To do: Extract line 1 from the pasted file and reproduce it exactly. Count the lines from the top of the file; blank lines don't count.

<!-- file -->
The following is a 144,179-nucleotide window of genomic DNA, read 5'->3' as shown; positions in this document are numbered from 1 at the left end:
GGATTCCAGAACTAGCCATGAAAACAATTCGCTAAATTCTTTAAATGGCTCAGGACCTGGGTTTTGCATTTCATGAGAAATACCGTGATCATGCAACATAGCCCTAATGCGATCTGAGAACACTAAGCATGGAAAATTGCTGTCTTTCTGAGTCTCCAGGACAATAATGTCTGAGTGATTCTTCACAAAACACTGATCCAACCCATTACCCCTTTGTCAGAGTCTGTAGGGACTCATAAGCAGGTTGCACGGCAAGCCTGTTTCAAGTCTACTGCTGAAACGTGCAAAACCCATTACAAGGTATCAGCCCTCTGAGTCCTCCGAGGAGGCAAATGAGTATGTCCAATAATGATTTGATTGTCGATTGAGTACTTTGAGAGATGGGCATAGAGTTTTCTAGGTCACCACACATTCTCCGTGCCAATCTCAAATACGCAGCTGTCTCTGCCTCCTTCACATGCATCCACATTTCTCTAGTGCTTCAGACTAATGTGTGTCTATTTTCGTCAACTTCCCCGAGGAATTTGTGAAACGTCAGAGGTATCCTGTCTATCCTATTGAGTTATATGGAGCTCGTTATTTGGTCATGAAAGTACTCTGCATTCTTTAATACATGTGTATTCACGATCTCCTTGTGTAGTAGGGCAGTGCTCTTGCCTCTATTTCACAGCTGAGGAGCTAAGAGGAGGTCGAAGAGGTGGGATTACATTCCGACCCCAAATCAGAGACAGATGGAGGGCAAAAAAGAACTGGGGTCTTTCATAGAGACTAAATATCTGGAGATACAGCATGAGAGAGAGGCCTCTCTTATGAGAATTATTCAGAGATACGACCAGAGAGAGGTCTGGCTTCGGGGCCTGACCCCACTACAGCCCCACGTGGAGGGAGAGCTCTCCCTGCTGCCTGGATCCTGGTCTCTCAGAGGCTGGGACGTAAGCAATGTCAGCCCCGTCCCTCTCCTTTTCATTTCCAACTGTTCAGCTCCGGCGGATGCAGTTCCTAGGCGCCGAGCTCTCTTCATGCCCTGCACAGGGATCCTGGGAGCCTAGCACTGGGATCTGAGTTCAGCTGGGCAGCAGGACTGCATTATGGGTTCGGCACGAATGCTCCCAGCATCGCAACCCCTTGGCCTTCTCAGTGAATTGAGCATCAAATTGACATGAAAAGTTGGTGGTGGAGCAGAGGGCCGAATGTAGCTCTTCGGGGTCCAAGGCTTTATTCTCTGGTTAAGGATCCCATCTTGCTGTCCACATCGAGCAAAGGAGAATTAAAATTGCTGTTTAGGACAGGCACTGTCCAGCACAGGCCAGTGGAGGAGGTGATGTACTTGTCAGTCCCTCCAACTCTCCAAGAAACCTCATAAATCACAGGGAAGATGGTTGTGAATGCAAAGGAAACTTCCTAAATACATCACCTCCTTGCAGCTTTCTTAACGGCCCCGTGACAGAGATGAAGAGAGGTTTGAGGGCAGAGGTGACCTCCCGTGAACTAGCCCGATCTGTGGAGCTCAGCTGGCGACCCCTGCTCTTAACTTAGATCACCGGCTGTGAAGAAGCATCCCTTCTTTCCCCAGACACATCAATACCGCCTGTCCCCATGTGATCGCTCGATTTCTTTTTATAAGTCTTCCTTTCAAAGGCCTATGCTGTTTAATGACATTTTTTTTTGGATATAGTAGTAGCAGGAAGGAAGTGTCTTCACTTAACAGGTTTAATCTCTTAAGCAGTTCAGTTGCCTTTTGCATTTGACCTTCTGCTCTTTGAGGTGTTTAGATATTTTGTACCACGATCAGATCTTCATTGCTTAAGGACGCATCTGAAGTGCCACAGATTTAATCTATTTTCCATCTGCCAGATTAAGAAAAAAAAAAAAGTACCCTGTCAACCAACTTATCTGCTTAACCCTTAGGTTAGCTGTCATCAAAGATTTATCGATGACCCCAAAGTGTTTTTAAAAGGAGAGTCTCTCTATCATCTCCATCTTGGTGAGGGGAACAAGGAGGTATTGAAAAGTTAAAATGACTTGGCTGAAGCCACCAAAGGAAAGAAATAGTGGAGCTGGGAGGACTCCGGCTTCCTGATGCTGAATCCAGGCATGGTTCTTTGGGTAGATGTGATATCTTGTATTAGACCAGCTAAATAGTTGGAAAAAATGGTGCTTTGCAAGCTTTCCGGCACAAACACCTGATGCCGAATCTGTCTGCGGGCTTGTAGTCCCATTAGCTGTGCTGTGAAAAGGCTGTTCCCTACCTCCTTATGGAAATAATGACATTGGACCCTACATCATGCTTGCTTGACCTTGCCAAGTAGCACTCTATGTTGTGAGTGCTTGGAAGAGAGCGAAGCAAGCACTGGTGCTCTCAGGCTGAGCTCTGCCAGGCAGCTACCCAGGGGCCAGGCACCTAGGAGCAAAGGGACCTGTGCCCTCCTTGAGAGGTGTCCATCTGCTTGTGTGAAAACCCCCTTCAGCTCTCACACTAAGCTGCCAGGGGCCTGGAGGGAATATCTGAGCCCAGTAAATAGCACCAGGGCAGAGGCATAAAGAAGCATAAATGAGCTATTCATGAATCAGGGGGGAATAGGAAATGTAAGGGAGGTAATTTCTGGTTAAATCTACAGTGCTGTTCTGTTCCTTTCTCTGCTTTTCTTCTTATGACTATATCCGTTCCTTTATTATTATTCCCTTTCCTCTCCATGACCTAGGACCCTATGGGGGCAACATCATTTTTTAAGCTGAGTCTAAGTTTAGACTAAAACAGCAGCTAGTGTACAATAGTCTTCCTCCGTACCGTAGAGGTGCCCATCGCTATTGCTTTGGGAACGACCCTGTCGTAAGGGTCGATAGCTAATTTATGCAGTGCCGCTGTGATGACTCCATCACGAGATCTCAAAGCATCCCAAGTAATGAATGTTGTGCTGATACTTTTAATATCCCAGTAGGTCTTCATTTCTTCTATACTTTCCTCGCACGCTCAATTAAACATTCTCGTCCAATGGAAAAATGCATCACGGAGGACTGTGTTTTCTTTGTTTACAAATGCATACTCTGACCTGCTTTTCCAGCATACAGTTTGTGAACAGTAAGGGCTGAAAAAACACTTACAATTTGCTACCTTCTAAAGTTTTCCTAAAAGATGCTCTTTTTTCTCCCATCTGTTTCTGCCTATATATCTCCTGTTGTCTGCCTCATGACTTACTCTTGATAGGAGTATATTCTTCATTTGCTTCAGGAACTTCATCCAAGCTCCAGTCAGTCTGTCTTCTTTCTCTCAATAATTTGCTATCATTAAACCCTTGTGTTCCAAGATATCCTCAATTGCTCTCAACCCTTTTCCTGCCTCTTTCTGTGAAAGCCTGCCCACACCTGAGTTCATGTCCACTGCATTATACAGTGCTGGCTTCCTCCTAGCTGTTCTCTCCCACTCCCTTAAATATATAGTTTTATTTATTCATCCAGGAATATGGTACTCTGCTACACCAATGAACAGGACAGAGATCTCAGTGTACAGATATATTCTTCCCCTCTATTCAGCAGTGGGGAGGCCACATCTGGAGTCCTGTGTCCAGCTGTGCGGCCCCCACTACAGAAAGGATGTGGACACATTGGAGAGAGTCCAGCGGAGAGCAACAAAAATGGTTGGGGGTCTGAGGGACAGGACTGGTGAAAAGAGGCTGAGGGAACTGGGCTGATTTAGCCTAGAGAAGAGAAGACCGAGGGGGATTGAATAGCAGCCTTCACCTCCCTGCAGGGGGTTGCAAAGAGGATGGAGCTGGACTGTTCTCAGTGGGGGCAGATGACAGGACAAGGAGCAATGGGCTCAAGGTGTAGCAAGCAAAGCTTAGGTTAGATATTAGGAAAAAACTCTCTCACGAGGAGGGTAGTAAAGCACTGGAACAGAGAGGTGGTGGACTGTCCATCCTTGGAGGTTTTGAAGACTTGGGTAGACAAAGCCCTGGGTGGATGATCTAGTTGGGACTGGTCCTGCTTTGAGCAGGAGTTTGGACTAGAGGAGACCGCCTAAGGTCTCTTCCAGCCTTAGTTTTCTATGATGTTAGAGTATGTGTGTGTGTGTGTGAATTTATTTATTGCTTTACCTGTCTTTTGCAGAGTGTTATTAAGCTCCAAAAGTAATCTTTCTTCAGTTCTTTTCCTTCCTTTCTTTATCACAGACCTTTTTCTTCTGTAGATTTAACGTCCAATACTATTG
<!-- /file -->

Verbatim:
The following is a 144,179-nucleotide window of genomic DNA, read 5'->3' as shown; positions in this document are numbered from 1 at the left end: